A blog on Bosnia, the Balkans, and other random thoughts.
First of all, the Tribunal must not stop its work (ever!), because we need international accountability for crimes and prevention of crimes.Secondly, no person convicted by the ICTY should serve in their own country, because Serbia and Bosnia have laws (derived from communism) which let criminals run free on weekends, civic holidays, and even during working days (if they find jobs). It's shocking, but it happens!
Nothing shocking in principle about measures to ensure that individuals convicted of crime don't find themselves isolated and alienated from society. That's a different matter from ensuring accountability and protecting victims. And clearly the Stankovic episode suggests that prisoners' trips to the dentist need a little bit more thinking about.
I'm in two minds about it. On the one hand what Daniel says is true. And Owen we arent talking about criminals coming to the end of their sentences who need to reintegrate with society. These weekend trips go on with the agreement of the governor and probably some corrupt politician who has his own twisted agenda.On the other hand I do support the human rights of criminals (even the most distasteful).Still, you can be sure that many of these war criminals will receive a hero's welcome from 'domestic' prisoners and from some guards too. Why should they get this treatment?At least in the plain foreign prisons they serve in, they will be just another criminal serving their sentence. That is surely best way these people can reflect on what they have done, rather than being patted on the back by their criminal brethren which will mean they will never consider that what they did was wrong.No, it seems to me this is some attempt to make up for the fact that they were tried abroad in the first place ie appealing to national sentiment. How about this for a compromise? A select few are allowed to serve sentences in their homeland provided they fit a strict criteria which includes good behaviour and a minimum of say 2 years in a foreign prison?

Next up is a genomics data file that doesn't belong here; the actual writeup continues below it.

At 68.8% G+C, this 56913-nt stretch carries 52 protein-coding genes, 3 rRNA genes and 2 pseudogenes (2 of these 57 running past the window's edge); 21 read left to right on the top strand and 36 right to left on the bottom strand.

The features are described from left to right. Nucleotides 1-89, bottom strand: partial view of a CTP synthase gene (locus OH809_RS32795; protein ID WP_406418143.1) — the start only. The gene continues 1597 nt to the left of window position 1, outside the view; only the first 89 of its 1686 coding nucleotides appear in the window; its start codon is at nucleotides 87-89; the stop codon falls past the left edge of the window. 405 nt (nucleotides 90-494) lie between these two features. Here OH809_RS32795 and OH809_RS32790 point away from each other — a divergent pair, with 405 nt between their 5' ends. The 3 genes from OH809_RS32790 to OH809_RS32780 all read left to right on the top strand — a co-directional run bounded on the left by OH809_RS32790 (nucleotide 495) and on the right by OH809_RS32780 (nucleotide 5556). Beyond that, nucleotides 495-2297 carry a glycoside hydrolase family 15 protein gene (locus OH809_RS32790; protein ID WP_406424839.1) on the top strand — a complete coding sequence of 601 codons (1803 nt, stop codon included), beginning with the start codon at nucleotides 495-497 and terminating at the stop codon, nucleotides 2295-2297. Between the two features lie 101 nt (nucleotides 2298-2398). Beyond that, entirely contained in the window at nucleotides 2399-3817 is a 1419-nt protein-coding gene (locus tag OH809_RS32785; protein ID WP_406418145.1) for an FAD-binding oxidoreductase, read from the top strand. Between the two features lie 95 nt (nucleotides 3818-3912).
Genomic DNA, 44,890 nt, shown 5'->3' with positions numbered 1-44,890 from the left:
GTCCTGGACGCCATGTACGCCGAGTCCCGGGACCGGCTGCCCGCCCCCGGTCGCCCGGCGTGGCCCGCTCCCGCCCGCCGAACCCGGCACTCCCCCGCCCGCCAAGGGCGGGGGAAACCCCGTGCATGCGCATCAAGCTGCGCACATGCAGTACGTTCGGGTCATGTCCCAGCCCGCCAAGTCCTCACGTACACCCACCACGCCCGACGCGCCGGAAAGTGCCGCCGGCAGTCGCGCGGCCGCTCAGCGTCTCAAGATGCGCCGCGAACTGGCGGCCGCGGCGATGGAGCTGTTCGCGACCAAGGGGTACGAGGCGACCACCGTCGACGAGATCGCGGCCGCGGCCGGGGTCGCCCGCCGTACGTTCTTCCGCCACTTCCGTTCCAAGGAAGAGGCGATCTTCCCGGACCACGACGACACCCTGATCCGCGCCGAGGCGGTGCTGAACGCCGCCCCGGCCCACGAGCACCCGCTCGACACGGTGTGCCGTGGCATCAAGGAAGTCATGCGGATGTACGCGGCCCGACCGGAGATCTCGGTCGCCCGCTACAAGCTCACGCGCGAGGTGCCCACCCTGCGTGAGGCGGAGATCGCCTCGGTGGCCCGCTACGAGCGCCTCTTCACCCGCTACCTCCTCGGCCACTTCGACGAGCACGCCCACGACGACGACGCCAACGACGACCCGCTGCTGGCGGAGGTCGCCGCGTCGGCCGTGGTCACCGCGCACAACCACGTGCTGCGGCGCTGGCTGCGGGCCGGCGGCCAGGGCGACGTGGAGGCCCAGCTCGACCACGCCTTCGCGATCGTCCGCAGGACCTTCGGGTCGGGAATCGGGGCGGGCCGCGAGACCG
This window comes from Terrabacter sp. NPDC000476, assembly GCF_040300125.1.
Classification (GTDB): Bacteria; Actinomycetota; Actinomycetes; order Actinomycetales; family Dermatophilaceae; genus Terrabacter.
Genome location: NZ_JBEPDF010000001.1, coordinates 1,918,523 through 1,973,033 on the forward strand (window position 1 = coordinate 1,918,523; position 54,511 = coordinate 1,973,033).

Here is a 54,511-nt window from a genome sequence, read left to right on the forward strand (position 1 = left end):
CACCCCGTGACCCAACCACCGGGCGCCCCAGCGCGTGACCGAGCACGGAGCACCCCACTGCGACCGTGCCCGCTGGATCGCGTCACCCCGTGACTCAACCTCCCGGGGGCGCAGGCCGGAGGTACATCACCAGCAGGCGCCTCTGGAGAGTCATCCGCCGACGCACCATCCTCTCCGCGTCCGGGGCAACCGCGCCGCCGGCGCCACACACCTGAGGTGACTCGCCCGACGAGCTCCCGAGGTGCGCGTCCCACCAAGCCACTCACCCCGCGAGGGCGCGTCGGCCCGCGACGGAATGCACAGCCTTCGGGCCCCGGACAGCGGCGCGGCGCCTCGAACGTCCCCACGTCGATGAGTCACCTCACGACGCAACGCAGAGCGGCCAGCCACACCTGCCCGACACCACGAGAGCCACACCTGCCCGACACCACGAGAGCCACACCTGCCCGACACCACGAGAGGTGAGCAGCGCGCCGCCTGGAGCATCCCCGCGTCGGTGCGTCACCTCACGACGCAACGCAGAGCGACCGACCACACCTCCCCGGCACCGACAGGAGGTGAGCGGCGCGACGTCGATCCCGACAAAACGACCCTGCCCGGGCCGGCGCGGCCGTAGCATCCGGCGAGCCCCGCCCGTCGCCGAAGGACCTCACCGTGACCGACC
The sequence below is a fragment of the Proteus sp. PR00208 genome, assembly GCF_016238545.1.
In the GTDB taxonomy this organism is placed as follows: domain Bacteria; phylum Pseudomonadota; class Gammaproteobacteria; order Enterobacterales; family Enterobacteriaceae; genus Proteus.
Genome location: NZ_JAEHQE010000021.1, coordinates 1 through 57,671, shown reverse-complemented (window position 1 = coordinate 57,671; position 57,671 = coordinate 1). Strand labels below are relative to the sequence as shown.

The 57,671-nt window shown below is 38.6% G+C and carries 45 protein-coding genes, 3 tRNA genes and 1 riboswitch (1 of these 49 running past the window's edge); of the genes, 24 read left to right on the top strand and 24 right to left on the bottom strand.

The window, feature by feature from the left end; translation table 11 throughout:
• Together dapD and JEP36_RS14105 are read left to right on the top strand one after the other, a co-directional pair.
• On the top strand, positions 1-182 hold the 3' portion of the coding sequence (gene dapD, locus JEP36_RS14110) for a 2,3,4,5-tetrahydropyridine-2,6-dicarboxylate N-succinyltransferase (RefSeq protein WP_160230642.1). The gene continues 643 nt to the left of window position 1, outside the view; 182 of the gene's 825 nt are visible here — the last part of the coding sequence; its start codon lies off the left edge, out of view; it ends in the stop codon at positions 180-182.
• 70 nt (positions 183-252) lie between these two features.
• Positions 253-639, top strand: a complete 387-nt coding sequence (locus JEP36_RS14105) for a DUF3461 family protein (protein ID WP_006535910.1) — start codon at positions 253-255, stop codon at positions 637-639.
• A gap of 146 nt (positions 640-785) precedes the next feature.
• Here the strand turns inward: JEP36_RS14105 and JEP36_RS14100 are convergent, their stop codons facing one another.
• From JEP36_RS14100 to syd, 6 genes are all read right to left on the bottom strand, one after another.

I think there's a strong case for in-country trials and imprisonment - provided that the administrative procedures and security arrangements are up to the job. They enable victims to feel that they are part of the justice process and provide collaborators with a more immediate reminder of their own shared responsibility. Hopefully they communicate the message that the justice system is more than just an arbitrary exercise undertaken by external powers and institutions.Nevertheless it is vital for the big fish to be tried before international courts in places like The Hague, for the sake of security and impartiality but also as a way of emphasising the character of the crimes committed as offences against international humanitarian law embodied in globally applicable international conventions.
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